The brandy glowed a rich amber by the firelight, the aroma alone a heady
draught at the close of the day. Blackwood swirled the liquid thoughtfully
while he listened to Ironhorse's report; the jeans clad soldier took a
moment to sip from his own glass before continuing. "Dr. Belinda Lindstrom
from Princeton was also approved as team leader at the Thompson BioLab. The
rest of your recommendations went through, too; all except for Dr. ..." He
consulted a clipboard balanced on one knee. "...Emil Burnstein. He's
suspected of having Communist affiliations."
Blackwood carefully marked the page of the book in his lap before closing
it. "He probably does." He counted off the number of biologists approved by
Army Intelligence for the new facility. "Belinda with Marshall and Lipman
bring the count to seven at Thompson and another four working independently
through the liaison."
"Right." Ironhorse tapped the clipboard with one finger. "I'm assigning
Lieutenant Rivera to implement security measures at the new site. He'll
follow the same guidelines that we use here and at Omega base."
Blackwood drew off his glasses and began to polish them absently on his
flannel sleeve. "Did you ... hear back on my request to have Katya brought
in on this?"
Ironhorse dropped his eyes to his own drink, then raised his head, facing
Blackwood's oblique inquiry directly. "Communique came in this morning.
Your request was refused." He shifted uncomfortably. "I didn't impede the
request," he asserted, answering the unasked question. "Dr. Rodchenko's
people feel she could better serve as head of their domestic research
program. All requests for her assistance were forwarded through the GRU."
In the act of peering through his now smeared glasses, Harrison paused, his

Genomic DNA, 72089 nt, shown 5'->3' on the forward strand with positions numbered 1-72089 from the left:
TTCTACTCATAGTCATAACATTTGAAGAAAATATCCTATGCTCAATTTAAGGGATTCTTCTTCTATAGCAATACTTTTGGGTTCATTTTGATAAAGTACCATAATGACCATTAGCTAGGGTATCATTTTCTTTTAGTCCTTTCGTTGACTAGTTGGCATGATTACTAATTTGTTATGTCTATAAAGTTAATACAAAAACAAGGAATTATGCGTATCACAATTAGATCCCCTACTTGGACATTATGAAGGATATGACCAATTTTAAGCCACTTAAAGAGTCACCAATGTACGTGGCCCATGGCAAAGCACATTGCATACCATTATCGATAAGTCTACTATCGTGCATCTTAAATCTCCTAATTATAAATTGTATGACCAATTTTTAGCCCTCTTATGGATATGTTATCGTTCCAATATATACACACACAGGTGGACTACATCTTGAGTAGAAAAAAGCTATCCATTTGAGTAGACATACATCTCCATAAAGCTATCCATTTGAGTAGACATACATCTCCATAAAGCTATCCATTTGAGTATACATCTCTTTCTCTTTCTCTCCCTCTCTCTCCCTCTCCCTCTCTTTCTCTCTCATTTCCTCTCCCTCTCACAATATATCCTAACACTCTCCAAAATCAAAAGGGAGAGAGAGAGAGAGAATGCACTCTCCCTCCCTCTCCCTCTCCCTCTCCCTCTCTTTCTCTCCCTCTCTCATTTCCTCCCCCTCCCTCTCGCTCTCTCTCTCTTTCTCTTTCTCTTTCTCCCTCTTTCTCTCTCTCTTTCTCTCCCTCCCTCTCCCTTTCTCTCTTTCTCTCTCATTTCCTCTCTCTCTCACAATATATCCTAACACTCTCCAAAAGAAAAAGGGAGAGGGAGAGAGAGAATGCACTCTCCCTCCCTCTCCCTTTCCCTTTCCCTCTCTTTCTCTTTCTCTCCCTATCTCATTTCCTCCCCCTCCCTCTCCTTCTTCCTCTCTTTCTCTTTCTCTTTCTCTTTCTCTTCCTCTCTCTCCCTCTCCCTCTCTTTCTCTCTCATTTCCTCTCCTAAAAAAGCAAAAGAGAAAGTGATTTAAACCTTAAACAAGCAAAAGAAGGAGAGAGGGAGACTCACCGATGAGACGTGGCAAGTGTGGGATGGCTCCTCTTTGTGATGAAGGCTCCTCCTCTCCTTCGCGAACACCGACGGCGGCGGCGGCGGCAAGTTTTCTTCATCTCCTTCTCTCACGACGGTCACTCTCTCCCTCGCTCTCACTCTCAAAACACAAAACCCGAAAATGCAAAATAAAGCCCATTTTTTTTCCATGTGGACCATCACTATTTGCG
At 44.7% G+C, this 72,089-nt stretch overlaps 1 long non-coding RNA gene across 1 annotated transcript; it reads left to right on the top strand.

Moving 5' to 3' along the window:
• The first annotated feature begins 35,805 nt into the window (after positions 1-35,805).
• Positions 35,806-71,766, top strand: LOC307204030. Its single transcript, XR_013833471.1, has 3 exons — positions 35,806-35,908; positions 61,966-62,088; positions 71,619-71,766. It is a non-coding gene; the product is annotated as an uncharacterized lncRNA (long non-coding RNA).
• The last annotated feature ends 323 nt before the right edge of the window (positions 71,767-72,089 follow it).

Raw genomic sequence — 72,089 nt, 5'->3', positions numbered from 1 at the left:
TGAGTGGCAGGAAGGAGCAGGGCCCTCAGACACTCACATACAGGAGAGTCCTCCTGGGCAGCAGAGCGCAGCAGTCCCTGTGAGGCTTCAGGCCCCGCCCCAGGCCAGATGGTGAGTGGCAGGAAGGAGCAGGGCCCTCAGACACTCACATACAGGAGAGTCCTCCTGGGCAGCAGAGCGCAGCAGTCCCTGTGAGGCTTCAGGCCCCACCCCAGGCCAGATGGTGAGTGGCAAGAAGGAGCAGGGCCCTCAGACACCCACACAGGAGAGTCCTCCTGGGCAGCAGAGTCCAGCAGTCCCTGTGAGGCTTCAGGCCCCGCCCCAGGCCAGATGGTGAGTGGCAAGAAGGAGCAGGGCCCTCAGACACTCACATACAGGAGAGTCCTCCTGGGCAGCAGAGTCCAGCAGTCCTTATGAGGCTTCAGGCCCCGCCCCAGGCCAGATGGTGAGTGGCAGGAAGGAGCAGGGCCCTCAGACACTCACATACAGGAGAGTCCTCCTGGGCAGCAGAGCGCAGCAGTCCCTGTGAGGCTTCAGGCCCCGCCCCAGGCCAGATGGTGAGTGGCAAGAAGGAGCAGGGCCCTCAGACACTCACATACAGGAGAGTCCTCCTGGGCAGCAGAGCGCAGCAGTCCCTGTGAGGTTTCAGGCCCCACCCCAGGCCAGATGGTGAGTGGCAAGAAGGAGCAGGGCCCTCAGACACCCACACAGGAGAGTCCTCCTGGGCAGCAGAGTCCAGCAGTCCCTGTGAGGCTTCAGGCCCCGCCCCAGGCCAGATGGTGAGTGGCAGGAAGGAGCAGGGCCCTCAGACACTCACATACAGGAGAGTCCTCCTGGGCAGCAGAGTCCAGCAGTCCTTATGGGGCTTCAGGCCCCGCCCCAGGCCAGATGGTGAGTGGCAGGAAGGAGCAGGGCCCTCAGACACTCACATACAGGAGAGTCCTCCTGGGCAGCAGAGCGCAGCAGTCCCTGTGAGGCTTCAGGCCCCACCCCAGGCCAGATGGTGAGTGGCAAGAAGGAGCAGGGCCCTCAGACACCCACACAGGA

brow furrowed. "That's military intelligence, isn't it?"
Ironhorse tossed over a box of tissues from the table. "It's been
classified a military project, Harrison -- by both sides. That's why the
clearance is so high."
Pulling out a wad of kleenex from a box on the end table, Blackwood resumed
his polishing, attention focused on the task. "Looks like Dr. Dickenson and
I are going to have to muddle along alone."
"Look, I tried...."
That earned an apologetic smile. "I know you tried. I'm not blaming you for
the stupidity of the military."
Ironhorse paused, mouth open, then closed it again, unsure how to take
that. "Where is Dr. Dickenson?" he asked, snatching at a safe subject.
Blackwood gestured at the staircase with his glasses. "Went to bed. It's
been a long day -- the old guy said he wanted to be up early to compare
what we found out on that last mission to some of the questions we have on
Q'Tara's physiognomy. He thinks he might see a correlation between the two
technologies we can use."
"I'd like to talk to him about that tomorrow." Ironhorse sipped his brandy
again. "Tastes good."
"It's not moonshine," Blackwood grinned, eliciting a shudder from the other
"Don't even say the word, Doctor. I haven't recovered from the last of your
hairbrained schemes yet."
The tall physicist laughed out loud at that, the first time he'd done so in
weeks. "Neither have I." He paused. "Paul? I was thinking about spending a
few days at Clayton's cabin next week. Maybe do a little hiking before the
"Do you want me to do a security check on the area?"
"I'd rather you came with me." The scientist's invitation was quiet, still
unsure. "We've both been working non-stop for the last couple of months
now. Besides, I'd ... like some company."
Both men jumped at a loud crackle from the open hearth, Ironhorse actually
leaping to his feet. He studied the dancing flames for a moment, then
drained his glass and set it carefully beside the box of tissues. "I'd be
happy to join you, doctor," he replied formally. "You may need someone to
watch your back while you're up there." So saying he turned and climbed the
"Any excuse, Colonel," Blackwood murmured, warming the brandy between his
palms. "Until we don't need them anymore." With that, he redonned his
glasses and returned to his book.